Rabbit Hole

David Lindsay-Abaire
Hampstead Theatre

Claire Skinner (Becca) and Georgina Rich (Izzy) Credit: Manuel Harlan
Tom Goodman-Hill (Howie) and Claire Skinner (Becca) Credit: Manuel Harlan
Georgina Rich (Izzy) and Penny Downie (Nat) Credit: Manuel Harlan

A decade, a Pulitzer Prize and a movie after it first saw the light of day, David Lindsay-Abaire’s touching drama about grief finally makes its UK debut.

In doing so, it follows the playwright’s later work, Good People to Hampstead and, who knows, possibly the West End too.

Edward Hall has been lucky enough to cast Claire Skinner in the role of Becca Corbett, an inspirational choice who adds impressive depth of characterisation and sympathy to a difficult but rewarding role.

On the surface, Becca and her husband Howie are the kind of affluent, intelligent and well-grounded suburbanites who are living out The Great American Dream in the New York City commuter belt.

In the opening scene, we see the contrast between Becca (originally played on Broadway by Cynthia Nixon and on celluloid by Nicole Kidman) and her wild but ostensibly far more personable sister, Georgina Rich’s Izzy.

While Becca enjoys staying at home baking cakes, sis is literally punching strangers in bars, although, as the story unfolds, we and Becca simultaneously discover that the “stranger” is actually the former lover of the man who will soon become father to Izzy’s first child.

With the arrival of Penny Downie playing their mother Nat, an initially somewhat over-written and periodically inconsistent character, the tragic elephant in the room is revealed.

Eight months before the lights come up on Ashley Martin Davis’s four-part thrust evocation of their home, Becca and Howie’s four-year-old son Danny had been killed in a road accident that inevitably haunts the remainder of the two-hour running time.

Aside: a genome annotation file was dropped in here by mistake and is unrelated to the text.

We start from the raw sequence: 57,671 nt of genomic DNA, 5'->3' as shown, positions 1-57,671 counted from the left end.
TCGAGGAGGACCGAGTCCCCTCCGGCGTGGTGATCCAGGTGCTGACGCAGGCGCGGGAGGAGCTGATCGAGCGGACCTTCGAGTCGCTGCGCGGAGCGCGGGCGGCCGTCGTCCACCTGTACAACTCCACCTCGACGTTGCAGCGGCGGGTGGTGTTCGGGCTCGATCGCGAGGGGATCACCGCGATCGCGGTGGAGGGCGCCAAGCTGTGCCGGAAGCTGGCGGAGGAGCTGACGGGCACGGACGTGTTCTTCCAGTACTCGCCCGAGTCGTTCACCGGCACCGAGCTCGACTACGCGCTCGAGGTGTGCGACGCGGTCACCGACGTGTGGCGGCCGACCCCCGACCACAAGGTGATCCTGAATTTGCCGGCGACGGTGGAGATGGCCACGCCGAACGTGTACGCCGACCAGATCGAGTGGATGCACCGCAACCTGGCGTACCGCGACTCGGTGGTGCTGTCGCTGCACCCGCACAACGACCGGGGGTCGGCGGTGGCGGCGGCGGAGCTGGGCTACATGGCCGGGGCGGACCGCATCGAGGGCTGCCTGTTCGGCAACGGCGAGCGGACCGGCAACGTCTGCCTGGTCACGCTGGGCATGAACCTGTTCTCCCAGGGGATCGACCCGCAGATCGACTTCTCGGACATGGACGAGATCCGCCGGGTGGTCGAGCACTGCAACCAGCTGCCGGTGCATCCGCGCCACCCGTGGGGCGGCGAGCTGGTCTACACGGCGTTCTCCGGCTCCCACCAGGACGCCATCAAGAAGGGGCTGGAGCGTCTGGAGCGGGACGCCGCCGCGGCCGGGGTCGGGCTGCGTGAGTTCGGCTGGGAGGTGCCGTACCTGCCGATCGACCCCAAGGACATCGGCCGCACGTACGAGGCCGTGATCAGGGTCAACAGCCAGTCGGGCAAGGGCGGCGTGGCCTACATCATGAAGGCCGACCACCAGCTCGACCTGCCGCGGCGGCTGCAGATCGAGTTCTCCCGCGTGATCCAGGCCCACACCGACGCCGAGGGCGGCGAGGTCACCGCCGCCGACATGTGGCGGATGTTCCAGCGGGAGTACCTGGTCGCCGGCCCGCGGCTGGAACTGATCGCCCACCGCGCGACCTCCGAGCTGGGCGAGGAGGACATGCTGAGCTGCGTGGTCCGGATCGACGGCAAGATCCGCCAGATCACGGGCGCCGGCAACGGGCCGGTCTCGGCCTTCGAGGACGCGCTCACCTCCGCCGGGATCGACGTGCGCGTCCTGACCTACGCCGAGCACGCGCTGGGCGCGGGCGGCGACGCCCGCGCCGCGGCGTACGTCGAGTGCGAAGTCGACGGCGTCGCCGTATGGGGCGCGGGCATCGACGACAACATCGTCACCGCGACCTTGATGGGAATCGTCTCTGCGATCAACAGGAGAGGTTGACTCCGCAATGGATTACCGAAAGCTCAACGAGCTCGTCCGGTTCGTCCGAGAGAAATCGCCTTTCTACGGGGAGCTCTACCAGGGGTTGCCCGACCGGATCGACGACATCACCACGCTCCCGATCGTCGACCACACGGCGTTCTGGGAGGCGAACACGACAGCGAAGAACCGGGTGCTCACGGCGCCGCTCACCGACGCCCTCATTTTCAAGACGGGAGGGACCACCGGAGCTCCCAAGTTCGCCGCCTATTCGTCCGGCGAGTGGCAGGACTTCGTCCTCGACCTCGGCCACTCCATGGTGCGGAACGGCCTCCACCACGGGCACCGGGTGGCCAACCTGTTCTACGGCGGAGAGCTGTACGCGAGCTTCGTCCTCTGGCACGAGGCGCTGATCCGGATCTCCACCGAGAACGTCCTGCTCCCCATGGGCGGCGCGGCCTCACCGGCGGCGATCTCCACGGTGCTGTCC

Lindsay-Abaire puts each of the characters under the microscope and shows how they have reacted to the terrible event, at times making the evening into something close to a grieving contest.

Becca’s apparent devastation is actually more than matched by that of Tom Goodman-Hill playing her ever-tetchy husband. Indeed, part of the fascination of the evening is watching how the pair react and interact with each other and observing their constant evasions.

While Izzy seems shallow, she is more helpful and better adjusted than anyone else, particularly Nat.

The bereaved grandmother seems written almost with the aim of irritating, at least in the scenes up to the interval during which her own problems are always made to seem more important than those of the next generation.

Strangely, in the second half of the play, she becomes far calmer and more practical when there is less need.

Catharsis in situations of this type must be terribly difficult to find and everybody needs to choose their own route. As the playwright suggests, one possibility is to confront your demons, in this case Sean Delaney’s Jason, the driver of the car that killed Danny as he chased the family’s dog into the road.

David Lindsay-Abaire has written a generally thoughtful and well-judged portrait of the kind of subject that most of us will evade whenever that is possible.

By addressing issues head-on, he will almost certainly give those who have suffered similar traumas and are willing to use such experiences as therapy a great deal of comfort.

For the much larger and more fortunate community who are observing from the outside but enjoy theatre and good acting, Edward Hall’s production may not be a barrel of laughs but there is a good deal of humour to leaven an evening which provides hope and closure in the final scenes and is well worth a visit.

Reviewer: Philip Fisher

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